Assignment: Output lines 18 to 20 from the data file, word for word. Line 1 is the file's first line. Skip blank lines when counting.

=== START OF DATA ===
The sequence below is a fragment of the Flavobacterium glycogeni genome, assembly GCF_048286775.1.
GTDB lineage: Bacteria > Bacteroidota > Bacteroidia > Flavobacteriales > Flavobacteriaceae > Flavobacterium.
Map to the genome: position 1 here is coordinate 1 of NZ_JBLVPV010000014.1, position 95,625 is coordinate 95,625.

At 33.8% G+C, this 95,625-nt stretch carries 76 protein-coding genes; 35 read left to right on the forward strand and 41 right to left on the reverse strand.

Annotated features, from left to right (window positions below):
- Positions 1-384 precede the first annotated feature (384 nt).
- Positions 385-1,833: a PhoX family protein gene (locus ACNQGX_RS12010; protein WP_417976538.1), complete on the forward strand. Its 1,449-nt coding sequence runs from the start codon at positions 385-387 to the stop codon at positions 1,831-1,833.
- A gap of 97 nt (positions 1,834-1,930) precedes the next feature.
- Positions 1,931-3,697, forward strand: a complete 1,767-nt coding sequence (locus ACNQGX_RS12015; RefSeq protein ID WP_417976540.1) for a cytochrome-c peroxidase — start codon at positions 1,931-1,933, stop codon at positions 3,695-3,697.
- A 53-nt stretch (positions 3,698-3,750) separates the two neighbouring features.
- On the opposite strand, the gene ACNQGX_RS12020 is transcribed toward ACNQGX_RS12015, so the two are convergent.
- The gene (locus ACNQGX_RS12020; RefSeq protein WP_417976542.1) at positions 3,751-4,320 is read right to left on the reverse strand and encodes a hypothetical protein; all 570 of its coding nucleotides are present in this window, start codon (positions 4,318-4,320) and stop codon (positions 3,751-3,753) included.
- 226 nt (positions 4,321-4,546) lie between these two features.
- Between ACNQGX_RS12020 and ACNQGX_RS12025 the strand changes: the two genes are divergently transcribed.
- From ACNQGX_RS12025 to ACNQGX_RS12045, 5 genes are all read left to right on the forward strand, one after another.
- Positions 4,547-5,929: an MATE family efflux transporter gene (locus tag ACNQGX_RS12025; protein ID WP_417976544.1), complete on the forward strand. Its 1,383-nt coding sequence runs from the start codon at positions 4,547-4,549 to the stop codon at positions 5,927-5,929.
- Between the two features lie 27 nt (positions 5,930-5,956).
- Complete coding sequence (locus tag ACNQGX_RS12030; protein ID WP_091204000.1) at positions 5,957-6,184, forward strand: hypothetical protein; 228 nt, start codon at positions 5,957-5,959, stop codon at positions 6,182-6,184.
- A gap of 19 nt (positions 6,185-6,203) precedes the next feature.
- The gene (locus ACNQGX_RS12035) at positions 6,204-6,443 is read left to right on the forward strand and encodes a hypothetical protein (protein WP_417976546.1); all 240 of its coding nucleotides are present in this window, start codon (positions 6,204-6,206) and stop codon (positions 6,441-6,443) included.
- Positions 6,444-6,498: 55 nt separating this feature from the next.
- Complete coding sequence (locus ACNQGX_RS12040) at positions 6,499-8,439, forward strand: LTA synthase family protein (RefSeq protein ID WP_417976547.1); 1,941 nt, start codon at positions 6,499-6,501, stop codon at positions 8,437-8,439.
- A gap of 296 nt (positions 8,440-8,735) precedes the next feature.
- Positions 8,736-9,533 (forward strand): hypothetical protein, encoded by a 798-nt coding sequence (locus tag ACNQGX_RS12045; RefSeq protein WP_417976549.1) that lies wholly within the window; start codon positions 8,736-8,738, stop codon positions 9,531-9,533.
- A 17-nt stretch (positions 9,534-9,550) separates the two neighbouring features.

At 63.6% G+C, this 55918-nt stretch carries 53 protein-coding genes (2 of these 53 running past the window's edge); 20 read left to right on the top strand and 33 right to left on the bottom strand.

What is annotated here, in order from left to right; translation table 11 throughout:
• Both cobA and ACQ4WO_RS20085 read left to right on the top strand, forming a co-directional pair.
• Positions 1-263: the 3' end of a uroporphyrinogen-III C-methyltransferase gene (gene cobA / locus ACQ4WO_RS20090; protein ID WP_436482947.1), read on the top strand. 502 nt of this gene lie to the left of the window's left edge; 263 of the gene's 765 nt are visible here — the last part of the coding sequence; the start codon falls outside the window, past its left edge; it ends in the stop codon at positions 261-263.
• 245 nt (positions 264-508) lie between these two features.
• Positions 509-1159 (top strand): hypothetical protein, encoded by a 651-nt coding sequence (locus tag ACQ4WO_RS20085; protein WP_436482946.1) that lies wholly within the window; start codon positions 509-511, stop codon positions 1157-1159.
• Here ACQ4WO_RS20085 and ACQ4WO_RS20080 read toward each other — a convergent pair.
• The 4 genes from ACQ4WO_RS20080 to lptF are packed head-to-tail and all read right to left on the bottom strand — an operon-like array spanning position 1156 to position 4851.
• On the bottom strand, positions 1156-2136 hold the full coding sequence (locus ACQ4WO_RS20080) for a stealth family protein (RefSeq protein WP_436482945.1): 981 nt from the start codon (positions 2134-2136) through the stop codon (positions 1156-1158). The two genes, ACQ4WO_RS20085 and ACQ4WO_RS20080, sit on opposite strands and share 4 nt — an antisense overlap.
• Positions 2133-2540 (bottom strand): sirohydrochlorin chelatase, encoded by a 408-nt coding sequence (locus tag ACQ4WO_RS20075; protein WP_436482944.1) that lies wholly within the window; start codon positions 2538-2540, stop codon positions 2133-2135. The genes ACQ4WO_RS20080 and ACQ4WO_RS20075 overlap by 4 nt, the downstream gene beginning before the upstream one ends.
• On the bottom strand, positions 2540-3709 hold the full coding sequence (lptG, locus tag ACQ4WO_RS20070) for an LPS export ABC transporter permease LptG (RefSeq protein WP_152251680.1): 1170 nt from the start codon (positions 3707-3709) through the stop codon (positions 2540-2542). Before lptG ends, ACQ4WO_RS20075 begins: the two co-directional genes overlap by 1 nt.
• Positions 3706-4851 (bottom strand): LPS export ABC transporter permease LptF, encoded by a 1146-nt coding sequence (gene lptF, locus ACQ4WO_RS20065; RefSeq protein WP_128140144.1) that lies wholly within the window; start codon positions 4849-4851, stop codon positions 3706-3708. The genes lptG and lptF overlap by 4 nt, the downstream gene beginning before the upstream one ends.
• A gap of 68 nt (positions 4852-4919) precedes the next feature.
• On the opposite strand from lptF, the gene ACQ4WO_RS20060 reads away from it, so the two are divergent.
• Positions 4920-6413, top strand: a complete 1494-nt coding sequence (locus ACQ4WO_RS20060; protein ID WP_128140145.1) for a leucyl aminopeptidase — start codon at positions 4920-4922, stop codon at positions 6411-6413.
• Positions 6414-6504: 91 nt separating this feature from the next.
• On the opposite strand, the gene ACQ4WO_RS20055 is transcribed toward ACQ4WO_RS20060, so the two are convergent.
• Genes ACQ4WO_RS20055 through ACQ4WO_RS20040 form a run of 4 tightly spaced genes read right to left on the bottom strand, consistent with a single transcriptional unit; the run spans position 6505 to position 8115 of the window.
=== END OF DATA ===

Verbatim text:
- Complete coding sequence (locus tag ACNQGX_RS12030; protein ID WP_091204000.1) at positions 5,957-6,184, forward strand: hypothetical protein; 228 nt, start codon at positions 5,957-5,959, stop codon at positions 6,182-6,184.
- A gap of 19 nt (positions 6,185-6,203) precedes the next feature.
- The gene (locus ACNQGX_RS12035) at positions 6,204-6,443 is read left to right on the forward strand and encodes a hypothetical protein (protein WP_417976546.1); all 240 of its coding nucleotides are present in this window, start codon (positions 6,204-6,206) and stop codon (positions 6,441-6,443) included.